In the previous post, we discussed entering juried exhibitions in the post titled "Should I enter jury shows? Usually, a juried show provides great exposure for your work and your professional reputation. However, the next issue for artists and craftspeople is to determine from the prospectus whether a juried exhibition is going to be worth the investment of your time and money.
Study the prospectus. Use the Professional Guidelines topic, Juried Exhibitions, and the Exhibitions: Artist Checklist in reviewing a show’s prospectus. If the prospectus leaves you with unanswered questions, call or email the exhibition sponsors.
Here are the most important questions to ask:
Does the exhibition have insurance? If there is no insurance during the exhibition, don't enter. That is my bottom line. If insurance isn't mentioned in the prospectus, then email or phone the exhibition sponsor and ask directly. There is no justification for not offering insurance during the exhibition. No exceptions.
Does this show fit your work, media, style, concept? I am going to be very frank. Not every juried exhibition is a perfect fit for everyone. It's a big waste if this show doesn't fit your professional objectives or your work. I am all for s-t-r-e-t-c-h-i-n-g a theme, but if your research indicates that the exhibition sponsors or the jurors are not a good fit for your work, be realistic, and decline. For example, if the jurors are into traditional landscapes and your work is abstract figurative work using glitter and gumballs, this is not a good fit.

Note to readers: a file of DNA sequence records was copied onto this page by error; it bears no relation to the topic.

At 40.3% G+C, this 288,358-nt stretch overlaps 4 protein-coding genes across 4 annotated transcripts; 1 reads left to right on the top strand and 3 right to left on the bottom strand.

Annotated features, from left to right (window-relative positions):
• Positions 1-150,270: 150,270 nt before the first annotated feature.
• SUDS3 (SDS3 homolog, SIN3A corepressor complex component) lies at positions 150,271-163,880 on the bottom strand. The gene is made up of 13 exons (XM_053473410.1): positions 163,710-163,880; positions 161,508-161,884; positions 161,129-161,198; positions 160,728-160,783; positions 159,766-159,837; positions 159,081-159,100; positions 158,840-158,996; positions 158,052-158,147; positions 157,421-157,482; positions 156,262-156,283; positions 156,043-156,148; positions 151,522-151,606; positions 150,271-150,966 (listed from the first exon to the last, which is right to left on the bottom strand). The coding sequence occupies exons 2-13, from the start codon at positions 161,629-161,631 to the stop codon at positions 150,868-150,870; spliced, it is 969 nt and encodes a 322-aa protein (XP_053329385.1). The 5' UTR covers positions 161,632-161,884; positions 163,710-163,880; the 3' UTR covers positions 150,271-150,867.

Will the exhibition sponsor pay for return shipping? While this may or may not be a deal-breaker, consider how much it will cost you to ship your work before paying the entry fee or spending time filling out the application. Many juried exhibitions will pay for shipping in one direction (or at least cover return shipping up to a fixed amount), but shipping across the country or internationally can be very expensive, and it seems to be getting more expensive all the time.
Is the show sponsored by an organization such as a non-profit exhibition space or museum with professional staff to unpack and install the work? Sorry to say, but shows sponsored by academic institutions or artists groups often have students or inexperienced people handling the work. This often results in problems. Your packing and installation instructions are going to have to be superior to protect your work from damage.
Follow the TOP TEN TIPS for Getting Into a Juried Exhibition, Show, Book, or Magazine from the Professional Guidelines to make your entry more successful.
The next post will offer helpful tips for packing and installation instructions on your shipping box to protect your work.
This post was updated on January 19, 2022.
Consuming Identity © 2001 Harriete Estel Berman
Constructed using recycled tin cans; stainless steel screws, aluminum rivets, sterling silver rivets; fabric seat cover with black ribbon applied in a UPC pattern. Available for purchase of exhibition.
Chair hangs on the wall.
51” height of chair back
10.5” back width
19.5 front width